I finished my first scholarship application for RMCAD. I have no idea, other than sheer will, how I managed to get this done along with full-time classes and licensed insurance agent classes at work. We were required to write an essay in response to a question posed about an essay by Walter Benjamin as well as include a portfolio of three pieces of artwork created for classes at RMCAD. They are included below. Enjoy.
Walter Benjamin declares in his essay The Work of Art in the Age of Mechanical Reproduction that, “Even the most perfect reproduction of a work of art is lacking in one element: its presence in time and space, its unique existence at the place where it happens to be.” This is an essential foundation for his argument that a work of art loses its aura upon reproduction. With the examples of lithography, photography and film it is easy to lose sight of the point the author is making by focusing in on these means or process of reproduction as causing a loss of aura. Something to be considered is his example of aura when answering the question, “Does a computer generated image, which, by its nature, is meant to be reproduced, posses an “original” aura?”
Benjamin explains his use of the term aura with a reference to natural objects saying that, “We define the aura of the latter as the unique phenomenon of a distance, however close it may be.” Illustrating through what one would see on a summer afternoon, he points out that the experience of aura of a natural object is in the shadow it casts upon us, and what I understand to be the majesty of the entity. One need only stand upon the shoreline to feel the aura of the ocean. It is a power and a presence that can only be felt by the person experiencing it. How I experience the ocean is different than might another person. What strikes a sense of awe in me can cause another to be fearful. In that respect, I would go so far as to say every object, created by a human hand or naturally derived, has its own unique aura that is never reproduced. Although I believe this to be a substantial factor in his writing, I don’t believe that is the entire purpose of the author’s essay.
I relate well to what Benjamin is saying when he gives an example of the stage actor having an interaction with his audience, while the audience of film is limited to only what the lens allows them to see. It took me back to the time I had the privilege of viewing classic works of art while they were displayed in the Museo Nacional del Prado in Madrid, Spain. As much as I wished cameras were allowed, so I might capture the sculptures and paintings for posterity, I have no doubt that the electronic reproduction of the masterpieces before me would never replace the feeling I had in viewing them in person.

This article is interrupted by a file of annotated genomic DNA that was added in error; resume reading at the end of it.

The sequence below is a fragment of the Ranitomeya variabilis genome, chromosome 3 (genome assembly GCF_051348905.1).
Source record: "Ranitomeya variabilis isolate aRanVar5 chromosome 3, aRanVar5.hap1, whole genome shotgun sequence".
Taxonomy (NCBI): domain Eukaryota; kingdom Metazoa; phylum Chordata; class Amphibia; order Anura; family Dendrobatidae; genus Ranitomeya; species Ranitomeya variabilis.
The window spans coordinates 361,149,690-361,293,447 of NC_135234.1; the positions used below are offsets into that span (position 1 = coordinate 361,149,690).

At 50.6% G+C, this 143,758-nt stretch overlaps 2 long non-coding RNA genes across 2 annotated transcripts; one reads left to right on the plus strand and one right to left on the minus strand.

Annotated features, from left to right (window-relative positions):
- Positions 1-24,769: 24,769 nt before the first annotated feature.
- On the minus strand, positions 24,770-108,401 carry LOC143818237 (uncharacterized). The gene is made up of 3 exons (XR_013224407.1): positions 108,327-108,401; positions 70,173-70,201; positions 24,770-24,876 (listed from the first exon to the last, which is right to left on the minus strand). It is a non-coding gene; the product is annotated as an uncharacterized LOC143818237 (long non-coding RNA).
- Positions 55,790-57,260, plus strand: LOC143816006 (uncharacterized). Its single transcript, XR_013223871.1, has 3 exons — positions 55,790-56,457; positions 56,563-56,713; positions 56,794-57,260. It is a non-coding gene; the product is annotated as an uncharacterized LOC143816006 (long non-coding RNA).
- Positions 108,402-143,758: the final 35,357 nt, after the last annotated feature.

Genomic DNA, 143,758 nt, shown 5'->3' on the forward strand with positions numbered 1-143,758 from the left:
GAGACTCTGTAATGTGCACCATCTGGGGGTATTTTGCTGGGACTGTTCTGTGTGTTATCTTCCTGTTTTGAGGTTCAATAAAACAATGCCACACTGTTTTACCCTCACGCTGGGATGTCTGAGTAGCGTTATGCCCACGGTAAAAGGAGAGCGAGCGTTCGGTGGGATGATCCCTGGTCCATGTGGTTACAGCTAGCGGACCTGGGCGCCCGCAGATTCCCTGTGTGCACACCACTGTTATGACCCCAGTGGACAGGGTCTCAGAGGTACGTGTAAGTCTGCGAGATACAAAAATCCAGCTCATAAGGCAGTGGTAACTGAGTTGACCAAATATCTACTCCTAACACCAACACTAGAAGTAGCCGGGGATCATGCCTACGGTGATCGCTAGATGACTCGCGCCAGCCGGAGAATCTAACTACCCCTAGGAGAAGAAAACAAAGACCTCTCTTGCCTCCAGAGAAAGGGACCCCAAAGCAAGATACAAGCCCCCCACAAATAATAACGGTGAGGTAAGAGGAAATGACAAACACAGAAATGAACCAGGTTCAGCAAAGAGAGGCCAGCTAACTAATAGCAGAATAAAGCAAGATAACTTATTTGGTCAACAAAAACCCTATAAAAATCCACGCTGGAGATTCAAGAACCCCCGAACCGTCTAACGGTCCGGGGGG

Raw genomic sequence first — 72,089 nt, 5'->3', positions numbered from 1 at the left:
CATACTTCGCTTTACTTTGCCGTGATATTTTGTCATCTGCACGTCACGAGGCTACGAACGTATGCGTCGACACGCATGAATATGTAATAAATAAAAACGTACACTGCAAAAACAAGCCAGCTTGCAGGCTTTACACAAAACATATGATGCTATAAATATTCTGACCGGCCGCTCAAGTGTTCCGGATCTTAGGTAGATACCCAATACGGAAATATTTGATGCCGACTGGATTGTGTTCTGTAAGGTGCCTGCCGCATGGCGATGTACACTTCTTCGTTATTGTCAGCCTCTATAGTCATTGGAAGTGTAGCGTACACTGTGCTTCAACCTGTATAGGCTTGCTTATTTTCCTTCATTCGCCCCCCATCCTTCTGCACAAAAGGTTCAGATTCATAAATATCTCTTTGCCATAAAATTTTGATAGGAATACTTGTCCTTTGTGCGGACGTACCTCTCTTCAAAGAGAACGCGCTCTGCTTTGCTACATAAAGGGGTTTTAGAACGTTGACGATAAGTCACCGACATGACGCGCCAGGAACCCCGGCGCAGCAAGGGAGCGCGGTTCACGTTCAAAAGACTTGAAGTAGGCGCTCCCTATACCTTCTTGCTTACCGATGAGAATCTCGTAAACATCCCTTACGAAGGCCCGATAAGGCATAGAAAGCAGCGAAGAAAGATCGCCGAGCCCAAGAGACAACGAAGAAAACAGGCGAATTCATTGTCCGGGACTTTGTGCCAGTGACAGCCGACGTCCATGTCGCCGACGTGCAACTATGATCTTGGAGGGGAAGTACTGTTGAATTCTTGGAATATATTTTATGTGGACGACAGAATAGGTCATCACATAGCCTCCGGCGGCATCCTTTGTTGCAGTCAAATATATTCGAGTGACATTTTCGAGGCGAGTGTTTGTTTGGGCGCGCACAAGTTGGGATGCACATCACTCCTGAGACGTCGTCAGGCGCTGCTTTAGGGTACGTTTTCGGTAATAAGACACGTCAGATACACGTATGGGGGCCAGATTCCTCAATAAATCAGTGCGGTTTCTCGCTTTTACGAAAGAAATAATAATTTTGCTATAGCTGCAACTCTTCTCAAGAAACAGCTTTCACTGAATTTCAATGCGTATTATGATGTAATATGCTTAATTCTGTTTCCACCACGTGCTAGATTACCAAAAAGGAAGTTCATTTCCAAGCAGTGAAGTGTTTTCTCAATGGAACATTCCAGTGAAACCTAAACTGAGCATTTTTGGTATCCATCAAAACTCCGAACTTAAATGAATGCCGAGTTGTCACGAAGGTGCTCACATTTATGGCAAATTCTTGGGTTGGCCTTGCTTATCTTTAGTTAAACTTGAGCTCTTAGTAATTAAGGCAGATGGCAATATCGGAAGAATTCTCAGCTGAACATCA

For the purpose of this essay, I must determine if a computer generated image produces an original aura, in order to decide if the aura can be reproduced digitally. If I follow the logic of the argument that I believe Walter Benjamin takes, I would have to say that any computer-generated art is lacking an aura simply because it is produced electronically. Necessitating the conclusion that only natural objects–the mountains, the shadow cast by the branch, or the stage actor–contain an aura. Though he has almost persuaded me, I am of the mindset that he is mistaken, if only slightly.
I reject the idea that only nature contains an aura. Believing rather, that with all art, original and reproduced, there is an aura measured only by the whims and fancies of the viewer. Walter Benjamin concludes that reproductions have no aura; even so, the observer may disagree. Just as painted masterpieces hundreds of years old emanate a noticeable aura, it is entirely possible to experience a similar ambience from an electronic reproduction. Therefore, I surmise that a computer-generated image does have the possibility, at the very least, of emanating an original aura.
The Portfolio Pieces:
Created for the Liberation Project in the Academic Connections for Artists + Designers class. Credits: Word art and body copy is my own work. Image from Shutterstock.com.
The Shoe Mask assignment was to take a pair of shoes, tell a story about them and create something from them that the main character/owner of the shoes would use. The little boy in my story was disappointed that he must set aside his fun summer adventure shoes for new school shoes. His mother remade the shoes into a mask for him to use on further adventures.
Part of a personal branding assignment we were to take information about ourselves and create several graphs, compiling them all into one document. This shows the places I have lived and visited, the years lived in those places and how I compare to other Americans.